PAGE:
Landing Detection Mode
Once the Main Event has occurred, the RRC3 starts monitoring for a Landing Event. The Landing Event occurs when current velocity > ‐3 ft. per second for a minimum of 2 seconds.
The only place I possibly see velocity > -3 fps for 2 seconds is highlighted in the red box. Maybe. Did this trigger the landing event?

Capture.JPG

Seems like the data can easily fool this criterion. Maybe a longer time limit is needed, like 10 seconds.
 

Banzai88

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Wiring was tight and good, battery freshly charged, deployment nominal.

Due to the CRAZY gusting winds below 500ft, it looks like my elliptical parachute was developing some measurable lift, which I believe is clearly evidenced by the bouncing altitude and velocity track starting at T15/1200ft (under drogue). By T30/500ft (under main), there's clearly a LOT of bouncing up and down.

The rocket, on recovery, was clearly blowing down wind, and I didn't really observe much 'up and down', although it did appear to 'just hang there and blow away' on several occasions. Deployment was smooth and simple (finally) with no spinning or twirling. I think the data shows when that happened!

From the Main event until touch down, crazy cross winds and parachute lift simply fooled the RRC3 into thinking it was somewhere else.

Thanks everyone for your perspective and help figuring it out. :cheers:
 

Buckeye

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Do you have another dataset from this rocket/altimeter combo on a more "normal" fight? Velocity from baro altimeters is inherently noisy, and I am still puzzled by the landing criterion.
 

jderimig

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I think a rotating cylinder with a single port in a wind will show an oscillating pressure inside. I remember a wind speed measurement technique similar to this a LONG time ago, but I could be wrong. Even a stationary cylinder in a breeze will be shedding vortices which can be measured in the port(s) are in the right place. I am with Jim, I do not thing you were lifting because the period of the pressure bumps seems to be consistent. Gusts don't work that way.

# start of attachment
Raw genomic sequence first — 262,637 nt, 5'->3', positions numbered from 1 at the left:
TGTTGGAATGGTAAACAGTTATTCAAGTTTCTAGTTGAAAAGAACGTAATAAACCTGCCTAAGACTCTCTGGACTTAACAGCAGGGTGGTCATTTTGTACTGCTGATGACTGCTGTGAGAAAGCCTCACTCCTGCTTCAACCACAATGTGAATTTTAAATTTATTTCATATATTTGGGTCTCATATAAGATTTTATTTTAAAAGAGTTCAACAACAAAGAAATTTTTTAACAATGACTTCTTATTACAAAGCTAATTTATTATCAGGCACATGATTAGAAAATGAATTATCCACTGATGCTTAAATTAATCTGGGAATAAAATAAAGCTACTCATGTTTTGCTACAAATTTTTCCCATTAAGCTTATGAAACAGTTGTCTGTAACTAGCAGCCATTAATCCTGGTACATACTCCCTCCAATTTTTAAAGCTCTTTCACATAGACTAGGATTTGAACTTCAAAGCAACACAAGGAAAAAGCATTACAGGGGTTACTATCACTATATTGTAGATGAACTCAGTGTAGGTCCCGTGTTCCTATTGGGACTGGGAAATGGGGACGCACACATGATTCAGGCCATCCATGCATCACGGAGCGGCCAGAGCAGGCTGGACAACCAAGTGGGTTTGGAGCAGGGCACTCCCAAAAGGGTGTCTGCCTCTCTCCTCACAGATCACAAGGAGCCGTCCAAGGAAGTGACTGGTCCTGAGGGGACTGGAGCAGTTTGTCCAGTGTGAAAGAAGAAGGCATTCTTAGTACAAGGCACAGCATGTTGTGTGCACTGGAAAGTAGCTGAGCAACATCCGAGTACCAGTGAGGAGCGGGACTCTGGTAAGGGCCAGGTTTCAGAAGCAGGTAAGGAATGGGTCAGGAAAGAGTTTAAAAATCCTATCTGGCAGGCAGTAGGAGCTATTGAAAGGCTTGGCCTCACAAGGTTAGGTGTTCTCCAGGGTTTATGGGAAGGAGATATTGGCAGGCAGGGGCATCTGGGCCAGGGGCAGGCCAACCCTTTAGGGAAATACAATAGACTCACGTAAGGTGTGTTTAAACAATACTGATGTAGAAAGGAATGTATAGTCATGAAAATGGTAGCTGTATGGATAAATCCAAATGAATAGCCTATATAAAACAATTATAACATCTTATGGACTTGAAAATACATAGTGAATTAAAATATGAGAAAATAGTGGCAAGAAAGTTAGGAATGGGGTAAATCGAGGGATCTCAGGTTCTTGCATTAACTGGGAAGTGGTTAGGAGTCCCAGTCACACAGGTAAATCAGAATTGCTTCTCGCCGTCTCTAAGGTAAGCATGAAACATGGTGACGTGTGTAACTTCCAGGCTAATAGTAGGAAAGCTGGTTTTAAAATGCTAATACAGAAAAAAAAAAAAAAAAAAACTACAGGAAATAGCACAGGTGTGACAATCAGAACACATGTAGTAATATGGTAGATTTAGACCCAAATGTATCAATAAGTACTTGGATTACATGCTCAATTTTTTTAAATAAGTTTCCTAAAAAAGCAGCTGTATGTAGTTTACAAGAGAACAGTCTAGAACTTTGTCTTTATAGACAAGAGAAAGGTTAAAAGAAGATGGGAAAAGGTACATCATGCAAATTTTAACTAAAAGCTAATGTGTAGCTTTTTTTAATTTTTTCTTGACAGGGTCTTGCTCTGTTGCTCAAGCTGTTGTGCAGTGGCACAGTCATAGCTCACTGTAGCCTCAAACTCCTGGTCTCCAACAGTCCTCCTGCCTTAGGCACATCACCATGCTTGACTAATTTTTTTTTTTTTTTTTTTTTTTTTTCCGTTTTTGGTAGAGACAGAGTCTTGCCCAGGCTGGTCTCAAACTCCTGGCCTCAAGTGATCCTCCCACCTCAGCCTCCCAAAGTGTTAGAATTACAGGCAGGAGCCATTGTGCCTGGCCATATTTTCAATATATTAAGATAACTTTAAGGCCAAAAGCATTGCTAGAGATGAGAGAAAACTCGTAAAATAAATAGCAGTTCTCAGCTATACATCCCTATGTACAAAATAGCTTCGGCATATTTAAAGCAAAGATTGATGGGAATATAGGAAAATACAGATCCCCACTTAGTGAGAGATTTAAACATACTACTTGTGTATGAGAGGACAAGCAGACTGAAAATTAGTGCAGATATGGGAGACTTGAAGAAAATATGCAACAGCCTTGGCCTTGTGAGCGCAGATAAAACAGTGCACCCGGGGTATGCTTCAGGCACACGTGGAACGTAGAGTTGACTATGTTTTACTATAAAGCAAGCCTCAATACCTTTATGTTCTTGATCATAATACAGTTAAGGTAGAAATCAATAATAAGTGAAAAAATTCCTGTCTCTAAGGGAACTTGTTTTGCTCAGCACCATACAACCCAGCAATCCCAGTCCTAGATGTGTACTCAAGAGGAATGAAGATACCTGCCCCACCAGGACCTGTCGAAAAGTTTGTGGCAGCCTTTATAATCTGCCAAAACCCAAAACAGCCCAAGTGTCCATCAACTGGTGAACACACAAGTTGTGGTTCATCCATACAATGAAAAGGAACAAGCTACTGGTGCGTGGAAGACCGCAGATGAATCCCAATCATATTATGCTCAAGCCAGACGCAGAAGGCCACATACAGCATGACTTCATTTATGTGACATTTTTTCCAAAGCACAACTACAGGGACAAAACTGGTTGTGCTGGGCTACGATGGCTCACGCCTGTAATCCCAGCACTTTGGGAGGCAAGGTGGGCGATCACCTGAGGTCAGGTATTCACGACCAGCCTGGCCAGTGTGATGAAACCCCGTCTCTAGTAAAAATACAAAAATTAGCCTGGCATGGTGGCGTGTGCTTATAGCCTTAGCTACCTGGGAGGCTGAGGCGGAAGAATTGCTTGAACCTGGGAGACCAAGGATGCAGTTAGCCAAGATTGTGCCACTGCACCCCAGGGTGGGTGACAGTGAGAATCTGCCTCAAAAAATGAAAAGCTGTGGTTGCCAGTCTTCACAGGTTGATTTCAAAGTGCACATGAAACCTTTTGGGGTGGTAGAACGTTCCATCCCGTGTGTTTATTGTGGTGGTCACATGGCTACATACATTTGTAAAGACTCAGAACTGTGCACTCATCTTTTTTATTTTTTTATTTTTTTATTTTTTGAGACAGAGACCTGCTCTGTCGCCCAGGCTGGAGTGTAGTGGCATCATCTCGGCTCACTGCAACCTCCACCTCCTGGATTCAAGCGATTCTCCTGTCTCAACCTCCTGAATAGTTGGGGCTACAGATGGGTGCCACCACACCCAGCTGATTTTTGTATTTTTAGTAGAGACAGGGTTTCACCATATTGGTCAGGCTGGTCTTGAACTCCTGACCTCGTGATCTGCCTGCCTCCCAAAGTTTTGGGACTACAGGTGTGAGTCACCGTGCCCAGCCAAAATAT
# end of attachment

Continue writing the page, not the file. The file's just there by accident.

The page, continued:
Was you rocket "swinging" at all under chute?
 
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Banzai88

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Do you have another dataset from this rocket/altimeter combo on a more "normal" fight? Velocity from baro altimeters is inherently noisy, and I am still puzzled by the landing criterion.
Yes, I have several. Complete 'textbook' profiles, with hardly any noise at all. That's what threw me off on this one.

I think a rotating cylinder with a single port in a wind will show an oscillating pressure inside. I remember a wind speed measurement technique similar to this a LONG time ago, but I could be wrong. Even a stationary cylinder in a breeze will be shedding vortices which can be measured in the port(s) are in the right place. I am with Jim, I do not thing you were lifting because the period of the pressure bumps seems to be consistent. Gusts don't work that way.

Was you rocket "swinging" at all under chute?
The whole string of the rocket was strung out straight as an arrow under chute, no swinging or swaying at all. There was some twist in the lower recovery harness and hardly any in the upper, but I put that down to the fin can twisting from apogee to main deployment.

So, is it your opinion that the data seems to indicate that twisting of the airframe in the high winds caused the cyclic nature of the spikes, thereby wrecking havoc with the software?
 
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jderimig

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So, is it your opinion that the data seems to indicate that twisting of the airframe in the high winds caused the cyclic nature of the spikes, thereby wrecking havoc with the software?
There was an indication of cyclic variation of the av-bay pressure. Its even there during ascent at about the same period. The cycle is pretty slow, period ~ 3secs. That's a slow rotation.

I am just guessing of course.
 

Banzai88

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There was an indication of cyclic variation of the av-bay pressure. Its even there during ascent at about the same period. The cycle is pretty slow, period ~ 3secs. That's a slow rotation.

I am just guessing of course.
OK, I see that now. Thanks for the insight. This one has earned it's paint, so it'll get painted here soon and back in the sky. Paint should make it easier to observe and I'll see if it does anything funny.